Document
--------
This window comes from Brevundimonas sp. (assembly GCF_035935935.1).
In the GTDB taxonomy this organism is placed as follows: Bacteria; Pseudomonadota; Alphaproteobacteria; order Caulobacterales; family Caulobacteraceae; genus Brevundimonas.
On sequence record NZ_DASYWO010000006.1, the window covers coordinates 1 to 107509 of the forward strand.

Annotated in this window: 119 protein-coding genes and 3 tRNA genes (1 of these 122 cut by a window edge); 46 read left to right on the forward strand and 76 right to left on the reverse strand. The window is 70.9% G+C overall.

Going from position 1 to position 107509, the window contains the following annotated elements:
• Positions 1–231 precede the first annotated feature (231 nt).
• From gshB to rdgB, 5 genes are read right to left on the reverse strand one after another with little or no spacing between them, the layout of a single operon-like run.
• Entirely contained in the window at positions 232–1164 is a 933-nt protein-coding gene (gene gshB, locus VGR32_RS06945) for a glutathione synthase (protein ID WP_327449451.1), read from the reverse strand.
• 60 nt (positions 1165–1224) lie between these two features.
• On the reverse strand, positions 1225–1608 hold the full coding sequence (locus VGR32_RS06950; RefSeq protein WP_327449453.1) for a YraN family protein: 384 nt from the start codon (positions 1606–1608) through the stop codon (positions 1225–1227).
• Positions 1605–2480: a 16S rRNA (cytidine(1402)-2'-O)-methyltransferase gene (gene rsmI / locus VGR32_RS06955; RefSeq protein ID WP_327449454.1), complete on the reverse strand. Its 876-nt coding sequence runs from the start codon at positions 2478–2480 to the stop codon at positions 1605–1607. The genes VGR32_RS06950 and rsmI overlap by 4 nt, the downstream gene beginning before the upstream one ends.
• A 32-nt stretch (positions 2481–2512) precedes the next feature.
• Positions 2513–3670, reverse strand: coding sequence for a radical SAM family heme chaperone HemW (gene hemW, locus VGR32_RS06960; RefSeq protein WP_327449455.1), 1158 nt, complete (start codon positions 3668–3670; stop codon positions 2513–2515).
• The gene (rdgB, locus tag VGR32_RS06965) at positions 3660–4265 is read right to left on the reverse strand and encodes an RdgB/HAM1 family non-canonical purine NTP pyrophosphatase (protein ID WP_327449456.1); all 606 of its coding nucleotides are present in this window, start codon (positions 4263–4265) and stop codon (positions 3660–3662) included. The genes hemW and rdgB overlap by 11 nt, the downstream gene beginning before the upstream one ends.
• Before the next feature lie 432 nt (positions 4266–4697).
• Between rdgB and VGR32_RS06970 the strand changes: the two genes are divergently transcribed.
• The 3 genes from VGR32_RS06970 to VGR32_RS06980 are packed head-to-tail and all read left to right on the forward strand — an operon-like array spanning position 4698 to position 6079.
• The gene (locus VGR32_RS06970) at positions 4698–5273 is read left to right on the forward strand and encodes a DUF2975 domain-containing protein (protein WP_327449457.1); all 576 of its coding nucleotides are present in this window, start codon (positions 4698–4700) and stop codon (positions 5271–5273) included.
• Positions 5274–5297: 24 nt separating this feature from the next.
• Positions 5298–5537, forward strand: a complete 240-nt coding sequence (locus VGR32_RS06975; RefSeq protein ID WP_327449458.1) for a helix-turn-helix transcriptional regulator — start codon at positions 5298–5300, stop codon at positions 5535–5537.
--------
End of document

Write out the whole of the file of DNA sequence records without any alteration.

This window comes from Brevundimonas sp. (assembly GCF_035935935.1).
In the GTDB taxonomy this organism is placed as follows: Bacteria; Pseudomonadota; Alphaproteobacteria; order Caulobacterales; family Caulobacteraceae; genus Brevundimonas.
On sequence record NZ_DASYWO010000006.1, the window covers coordinates 1 to 107509 of the forward strand.

Annotated in this window: 119 protein-coding genes and 3 tRNA genes (1 of these 122 cut by a window edge); 46 read left to right on the forward strand and 76 right to left on the reverse strand. The window is 70.9% G+C overall.

Going from position 1 to position 107509, the window contains the following annotated elements:
• Positions 1–231 precede the first annotated feature (231 nt).
• From gshB to rdgB, 5 genes are read right to left on the reverse strand one after another with little or no spacing between them, the layout of a single operon-like run.
• Entirely contained in the window at positions 232–1164 is a 933-nt protein-coding gene (gene gshB, locus VGR32_RS06945) for a glutathione synthase (protein ID WP_327449451.1), read from the reverse strand.
• 60 nt (positions 1165–1224) lie between these two features.
• On the reverse strand, positions 1225–1608 hold the full coding sequence (locus VGR32_RS06950; RefSeq protein WP_327449453.1) for a YraN family protein: 384 nt from the start codon (positions 1606–1608) through the stop codon (positions 1225–1227).
• Positions 1605–2480: a 16S rRNA (cytidine(1402)-2'-O)-methyltransferase gene (gene rsmI / locus VGR32_RS06955; RefSeq protein ID WP_327449454.1), complete on the reverse strand. Its 876-nt coding sequence runs from the start codon at positions 2478–2480 to the stop codon at positions 1605–1607. The genes VGR32_RS06950 and rsmI overlap by 4 nt, the downstream gene beginning before the upstream one ends.
• A 32-nt stretch (positions 2481–2512) precedes the next feature.
• Positions 2513–3670, reverse strand: coding sequence for a radical SAM family heme chaperone HemW (gene hemW, locus VGR32_RS06960; RefSeq protein WP_327449455.1), 1158 nt, complete (start codon positions 3668–3670; stop codon positions 2513–2515).
• The gene (rdgB, locus tag VGR32_RS06965) at positions 3660–4265 is read right to left on the reverse strand and encodes an RdgB/HAM1 family non-canonical purine NTP pyrophosphatase (protein ID WP_327449456.1); all 606 of its coding nucleotides are present in this window, start codon (positions 4263–4265) and stop codon (positions 3660–3662) included. The genes hemW and rdgB overlap by 11 nt, the downstream gene beginning before the upstream one ends.
• Before the next feature lie 432 nt (positions 4266–4697).
• Between rdgB and VGR32_RS06970 the strand changes: the two genes are divergently transcribed.
• The 3 genes from VGR32_RS06970 to VGR32_RS06980 are packed head-to-tail and all read left to right on the forward strand — an operon-like array spanning position 4698 to position 6079.
• The gene (locus VGR32_RS06970) at positions 4698–5273 is read left to right on the forward strand and encodes a DUF2975 domain-containing protein (protein WP_327449457.1); all 576 of its coding nucleotides are present in this window, start codon (positions 4698–4700) and stop codon (positions 5271–5273) included.
• Positions 5274–5297: 24 nt separating this feature from the next.
• Positions 5298–5537, forward strand: a complete 240-nt coding sequence (locus VGR32_RS06975; RefSeq protein ID WP_327449458.1) for a helix-turn-helix transcriptional regulator — start codon at positions 5298–5300, stop codon at positions 5535–5537.